Issue: November 2011
November 01, 2011
10 min read

Worldwide need for cataract surgery projected to rapidly grow in next 10 years

Issue: November 2011
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Noel A. Alpins, FRACO, FRCOphth, FACS, said as the number of aging patients increases, a balance must be struck between new technologies and cost-saving cataract surgical practices.
Noel A. Alpins, FRACO, FRCOphth, FACS, said as the number of aging patients increases, a balance must be struck between new technologies and cost-saving cataract surgical practices.
Image: Alpins NA

The demand for cataract surgery is expected to surge in the coming years, as more baby boomers reach 65 years of age around the world.

“As time passes, you get this gradual encroachment of a higher percentage of the proportion of people getting older, which obviously impacts economically the proportion of people paying taxes, which in turn supports the economy,” Noel A. Alpins, FRACO, FRCOphth, FACS, OSN Asia-Pacific Edition Editorial Board Member, said. “You get so many more people 80, 90 and 100 [years old]. This becomes proportionally greater year by year. It’s overwhelming how the need for cataract surgery outpaces the ability to deliver what’s actually required for the community to have its needs satisfied.”

Cataract is the leading cause of reversible blindness and visual impairment worldwide.

The impending spike in demand for cataract surgery is multifactorial. Aside from a sharp increase in the number of aging patients with cataracts, evolving surgical techniques and improving outcomes promise to boost demand among relatively young, active patients who desire cataract surgery or refractive lens exchange.

“The demand for cataract surgery is increasing tremendously, not only because of the expanding aging population, but because the age at which people demand cataract surgery has lowered,” Lucio Buratto, MD, OSN Europe Edition Associate Editor, said. “Cataract surgery is performed earlier, as soon as the first signs of opacification appear, because people ask for it as a way to have a better quality of vision and reduce or avoid the need of glasses.”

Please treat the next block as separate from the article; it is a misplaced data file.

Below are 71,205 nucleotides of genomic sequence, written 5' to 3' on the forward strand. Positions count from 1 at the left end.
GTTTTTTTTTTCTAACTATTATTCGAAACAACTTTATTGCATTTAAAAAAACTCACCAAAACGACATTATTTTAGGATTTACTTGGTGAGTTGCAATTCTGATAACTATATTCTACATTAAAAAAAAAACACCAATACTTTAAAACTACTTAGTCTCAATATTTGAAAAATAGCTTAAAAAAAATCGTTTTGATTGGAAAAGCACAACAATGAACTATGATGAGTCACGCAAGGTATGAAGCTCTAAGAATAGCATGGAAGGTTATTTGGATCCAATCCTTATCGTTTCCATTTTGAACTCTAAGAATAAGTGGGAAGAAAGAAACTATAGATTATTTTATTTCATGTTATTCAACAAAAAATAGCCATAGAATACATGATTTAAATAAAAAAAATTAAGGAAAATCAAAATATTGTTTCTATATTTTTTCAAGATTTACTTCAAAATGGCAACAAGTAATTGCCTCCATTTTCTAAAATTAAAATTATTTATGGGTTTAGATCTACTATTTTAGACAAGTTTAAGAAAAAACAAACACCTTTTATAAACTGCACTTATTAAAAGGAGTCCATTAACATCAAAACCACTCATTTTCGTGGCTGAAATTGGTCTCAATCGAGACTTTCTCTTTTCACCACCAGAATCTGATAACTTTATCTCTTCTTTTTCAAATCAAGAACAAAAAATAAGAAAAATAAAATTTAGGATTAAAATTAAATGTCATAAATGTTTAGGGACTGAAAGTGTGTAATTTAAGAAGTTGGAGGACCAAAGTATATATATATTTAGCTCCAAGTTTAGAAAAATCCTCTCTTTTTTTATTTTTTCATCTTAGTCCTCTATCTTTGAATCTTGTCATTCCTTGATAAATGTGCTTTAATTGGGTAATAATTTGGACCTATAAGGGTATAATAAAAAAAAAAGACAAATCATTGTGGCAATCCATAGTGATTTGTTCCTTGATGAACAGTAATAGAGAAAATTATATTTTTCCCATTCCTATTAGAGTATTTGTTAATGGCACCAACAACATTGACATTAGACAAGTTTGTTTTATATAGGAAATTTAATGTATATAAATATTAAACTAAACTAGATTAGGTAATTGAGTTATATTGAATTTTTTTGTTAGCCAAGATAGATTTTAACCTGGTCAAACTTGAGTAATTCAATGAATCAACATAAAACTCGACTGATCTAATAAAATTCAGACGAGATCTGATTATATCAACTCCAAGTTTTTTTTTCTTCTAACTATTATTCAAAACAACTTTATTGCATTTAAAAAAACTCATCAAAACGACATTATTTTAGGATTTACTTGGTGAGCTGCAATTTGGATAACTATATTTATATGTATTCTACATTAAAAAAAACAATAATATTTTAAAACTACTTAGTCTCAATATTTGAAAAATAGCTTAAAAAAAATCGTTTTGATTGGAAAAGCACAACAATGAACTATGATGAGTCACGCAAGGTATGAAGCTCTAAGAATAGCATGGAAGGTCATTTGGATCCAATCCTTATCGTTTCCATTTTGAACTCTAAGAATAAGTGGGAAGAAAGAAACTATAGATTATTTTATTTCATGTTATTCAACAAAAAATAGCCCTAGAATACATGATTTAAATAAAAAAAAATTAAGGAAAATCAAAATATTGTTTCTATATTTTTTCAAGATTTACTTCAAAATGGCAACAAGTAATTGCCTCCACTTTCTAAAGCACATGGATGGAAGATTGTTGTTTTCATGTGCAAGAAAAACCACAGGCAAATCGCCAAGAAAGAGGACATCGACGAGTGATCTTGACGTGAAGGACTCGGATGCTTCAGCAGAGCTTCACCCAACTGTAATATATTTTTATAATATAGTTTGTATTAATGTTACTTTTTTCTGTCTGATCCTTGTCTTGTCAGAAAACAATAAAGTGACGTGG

In addition, seniors are now more physically and socially active than any previous group of seniors. People are living well and living longer. Apart from being a large age cohort, baby boomers — people born between 1946 and 1964 — have higher expectations than previous generations.

According to the World Health Organization (WHO), populations in developing countries are aging quicker than those in the developed world. In 2000, 248 million of the approximately 418 million people aged 65 and older were in developing countries.

By 2020, the United Nations estimates the global elderly will total 698 million.

Changing needs

Older people have greater access to the Internet and expanding technologies and often expect improved outcomes. Ophthalmologists must fully exploit breakthrough technologies and develop innovative practice models to meet increasing demand and rising expectations.

Modern life has expanded the need for good to excellent eyesight, with patients needing near, intermediate and distance vision for everyday tasks. Patients use computers, cell phones, notebooks and book readers on a routine basis, requiring a full range of sight, Dr. Buratto said. Everything from satellite navigation systems in vehicles to temperature readings and petrol consumption is automated and requires near and intermediate vision.